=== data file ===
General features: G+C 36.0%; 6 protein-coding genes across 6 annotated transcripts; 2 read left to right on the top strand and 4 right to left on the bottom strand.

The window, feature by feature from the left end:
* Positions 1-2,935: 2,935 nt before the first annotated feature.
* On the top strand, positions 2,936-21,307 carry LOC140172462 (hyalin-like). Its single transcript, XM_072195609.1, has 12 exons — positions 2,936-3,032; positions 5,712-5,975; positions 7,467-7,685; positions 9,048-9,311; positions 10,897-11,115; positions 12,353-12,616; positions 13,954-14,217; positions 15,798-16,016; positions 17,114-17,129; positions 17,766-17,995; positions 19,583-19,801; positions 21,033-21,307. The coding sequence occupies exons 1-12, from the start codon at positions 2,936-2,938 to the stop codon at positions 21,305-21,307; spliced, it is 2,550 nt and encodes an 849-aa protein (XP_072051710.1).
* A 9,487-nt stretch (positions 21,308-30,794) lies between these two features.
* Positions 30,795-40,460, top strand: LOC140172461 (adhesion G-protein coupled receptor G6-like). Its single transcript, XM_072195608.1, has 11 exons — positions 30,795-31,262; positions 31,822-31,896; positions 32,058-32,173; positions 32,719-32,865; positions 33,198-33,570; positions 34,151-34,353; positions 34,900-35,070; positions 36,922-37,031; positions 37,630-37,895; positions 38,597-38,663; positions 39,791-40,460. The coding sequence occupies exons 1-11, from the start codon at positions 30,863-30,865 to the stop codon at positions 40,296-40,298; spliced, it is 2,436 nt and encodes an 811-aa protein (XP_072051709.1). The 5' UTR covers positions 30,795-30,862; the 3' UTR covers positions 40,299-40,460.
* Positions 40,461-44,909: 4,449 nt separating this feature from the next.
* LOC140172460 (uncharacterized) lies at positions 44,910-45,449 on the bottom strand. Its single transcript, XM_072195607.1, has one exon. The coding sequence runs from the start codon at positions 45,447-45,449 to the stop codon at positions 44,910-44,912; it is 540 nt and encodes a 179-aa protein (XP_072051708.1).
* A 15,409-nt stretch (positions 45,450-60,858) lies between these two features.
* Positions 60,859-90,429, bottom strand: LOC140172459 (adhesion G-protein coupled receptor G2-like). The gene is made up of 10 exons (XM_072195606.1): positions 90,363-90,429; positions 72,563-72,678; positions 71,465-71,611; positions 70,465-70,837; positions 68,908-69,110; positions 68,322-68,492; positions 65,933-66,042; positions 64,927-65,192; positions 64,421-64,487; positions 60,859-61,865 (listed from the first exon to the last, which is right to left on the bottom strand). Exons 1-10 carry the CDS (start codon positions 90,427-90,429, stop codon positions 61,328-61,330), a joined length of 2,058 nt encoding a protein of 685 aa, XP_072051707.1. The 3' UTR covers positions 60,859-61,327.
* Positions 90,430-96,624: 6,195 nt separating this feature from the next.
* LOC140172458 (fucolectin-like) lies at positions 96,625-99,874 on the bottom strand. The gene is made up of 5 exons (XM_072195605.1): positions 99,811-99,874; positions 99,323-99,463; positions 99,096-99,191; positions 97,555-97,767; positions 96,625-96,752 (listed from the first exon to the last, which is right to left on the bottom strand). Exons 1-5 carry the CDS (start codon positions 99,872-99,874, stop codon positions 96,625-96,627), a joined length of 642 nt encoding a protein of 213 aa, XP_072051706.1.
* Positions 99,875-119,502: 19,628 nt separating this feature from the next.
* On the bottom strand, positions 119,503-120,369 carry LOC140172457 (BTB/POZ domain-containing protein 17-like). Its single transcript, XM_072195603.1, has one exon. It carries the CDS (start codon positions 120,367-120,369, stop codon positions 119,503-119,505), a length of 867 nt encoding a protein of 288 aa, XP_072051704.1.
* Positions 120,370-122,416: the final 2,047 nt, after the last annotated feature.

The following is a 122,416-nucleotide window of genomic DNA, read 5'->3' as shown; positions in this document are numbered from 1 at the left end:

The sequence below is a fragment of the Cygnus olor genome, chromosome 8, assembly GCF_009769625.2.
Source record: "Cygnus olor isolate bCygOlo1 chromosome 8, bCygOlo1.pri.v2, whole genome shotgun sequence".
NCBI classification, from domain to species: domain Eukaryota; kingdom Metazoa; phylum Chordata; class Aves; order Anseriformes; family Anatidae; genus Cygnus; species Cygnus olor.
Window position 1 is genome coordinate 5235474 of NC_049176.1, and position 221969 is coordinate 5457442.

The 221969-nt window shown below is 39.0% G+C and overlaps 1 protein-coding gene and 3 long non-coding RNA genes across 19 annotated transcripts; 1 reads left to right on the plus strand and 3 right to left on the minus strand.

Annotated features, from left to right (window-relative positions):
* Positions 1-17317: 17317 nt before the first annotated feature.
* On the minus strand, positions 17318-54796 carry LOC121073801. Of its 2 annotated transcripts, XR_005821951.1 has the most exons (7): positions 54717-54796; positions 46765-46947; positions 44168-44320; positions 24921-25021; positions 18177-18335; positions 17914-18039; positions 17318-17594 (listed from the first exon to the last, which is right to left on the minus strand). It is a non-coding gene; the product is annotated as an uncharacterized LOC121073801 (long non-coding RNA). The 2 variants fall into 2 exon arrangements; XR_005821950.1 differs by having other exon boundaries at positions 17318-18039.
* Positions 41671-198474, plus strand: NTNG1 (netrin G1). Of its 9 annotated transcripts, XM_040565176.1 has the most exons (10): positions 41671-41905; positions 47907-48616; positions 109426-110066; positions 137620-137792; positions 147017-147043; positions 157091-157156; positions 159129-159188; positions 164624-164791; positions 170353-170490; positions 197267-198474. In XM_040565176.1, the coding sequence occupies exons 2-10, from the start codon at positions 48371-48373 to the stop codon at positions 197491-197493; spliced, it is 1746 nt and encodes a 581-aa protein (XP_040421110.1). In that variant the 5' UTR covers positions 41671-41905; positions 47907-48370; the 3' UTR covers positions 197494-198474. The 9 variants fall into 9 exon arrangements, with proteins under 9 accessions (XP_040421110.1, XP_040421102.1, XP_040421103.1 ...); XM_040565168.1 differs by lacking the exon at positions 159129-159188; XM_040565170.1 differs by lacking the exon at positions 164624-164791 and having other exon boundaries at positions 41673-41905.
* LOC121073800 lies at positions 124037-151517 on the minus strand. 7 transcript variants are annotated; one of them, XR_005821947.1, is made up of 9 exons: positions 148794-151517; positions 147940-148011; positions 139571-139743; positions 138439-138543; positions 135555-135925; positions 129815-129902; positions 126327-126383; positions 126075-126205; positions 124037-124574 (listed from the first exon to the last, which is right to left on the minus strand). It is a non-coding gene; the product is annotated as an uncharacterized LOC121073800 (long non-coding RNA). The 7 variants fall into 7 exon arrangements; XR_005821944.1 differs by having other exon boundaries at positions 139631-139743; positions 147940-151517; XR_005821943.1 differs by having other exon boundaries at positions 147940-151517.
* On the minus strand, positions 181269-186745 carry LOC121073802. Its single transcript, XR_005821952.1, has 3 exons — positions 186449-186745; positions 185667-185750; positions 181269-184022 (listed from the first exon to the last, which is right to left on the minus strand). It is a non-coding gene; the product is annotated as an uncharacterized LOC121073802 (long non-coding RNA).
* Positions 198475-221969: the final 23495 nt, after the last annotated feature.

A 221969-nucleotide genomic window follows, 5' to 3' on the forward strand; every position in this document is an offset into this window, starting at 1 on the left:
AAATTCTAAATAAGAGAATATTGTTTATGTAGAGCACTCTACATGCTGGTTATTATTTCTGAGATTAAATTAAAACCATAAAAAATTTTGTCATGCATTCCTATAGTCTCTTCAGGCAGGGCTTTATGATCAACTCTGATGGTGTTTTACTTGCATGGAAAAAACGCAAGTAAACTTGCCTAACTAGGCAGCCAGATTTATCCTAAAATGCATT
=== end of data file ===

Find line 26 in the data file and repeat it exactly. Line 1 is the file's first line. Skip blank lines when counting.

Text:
* LOC121073800 lies at positions 124037-151517 on the minus strand. 7 transcript variants are annotated; one of them, XR_005821947.1, is made up of 9 exons: positions 148794-151517; positions 147940-148011; positions 139571-139743; positions 138439-138543; positions 135555-135925; positions 129815-129902; positions 126327-126383; positions 126075-126205; positions 124037-124574 (listed from the first exon to the last, which is right to left on the minus strand). It is a non-coding gene; the product is annotated as an uncharacterized LOC121073800 (long non-coding RNA). The 7 variants fall into 7 exon arrangements; XR_005821944.1 differs by having other exon boundaries at positions 139631-139743; positions 147940-151517; XR_005821943.1 differs by having other exon boundaries at positions 147940-151517.